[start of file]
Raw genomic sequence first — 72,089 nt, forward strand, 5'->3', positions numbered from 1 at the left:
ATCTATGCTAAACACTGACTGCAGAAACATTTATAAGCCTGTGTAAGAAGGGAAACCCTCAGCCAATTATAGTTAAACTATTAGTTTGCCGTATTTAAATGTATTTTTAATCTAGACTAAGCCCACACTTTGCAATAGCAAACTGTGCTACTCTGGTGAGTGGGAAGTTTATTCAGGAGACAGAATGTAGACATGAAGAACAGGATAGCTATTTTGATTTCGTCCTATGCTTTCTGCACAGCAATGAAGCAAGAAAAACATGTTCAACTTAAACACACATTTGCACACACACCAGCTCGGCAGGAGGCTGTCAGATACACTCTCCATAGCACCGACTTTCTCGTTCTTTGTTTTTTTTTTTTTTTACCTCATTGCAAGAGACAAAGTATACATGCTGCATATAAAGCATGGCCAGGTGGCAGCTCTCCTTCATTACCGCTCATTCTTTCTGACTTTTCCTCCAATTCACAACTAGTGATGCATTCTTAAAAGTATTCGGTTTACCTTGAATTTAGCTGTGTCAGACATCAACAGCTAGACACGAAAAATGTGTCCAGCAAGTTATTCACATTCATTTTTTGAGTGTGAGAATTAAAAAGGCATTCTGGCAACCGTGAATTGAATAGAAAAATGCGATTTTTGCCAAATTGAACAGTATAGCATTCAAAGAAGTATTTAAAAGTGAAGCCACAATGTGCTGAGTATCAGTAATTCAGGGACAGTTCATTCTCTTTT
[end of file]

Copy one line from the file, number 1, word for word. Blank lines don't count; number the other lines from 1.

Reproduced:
Raw genomic sequence first — 72,089 nt, forward strand, 5'->3', positions numbered from 1 at the left: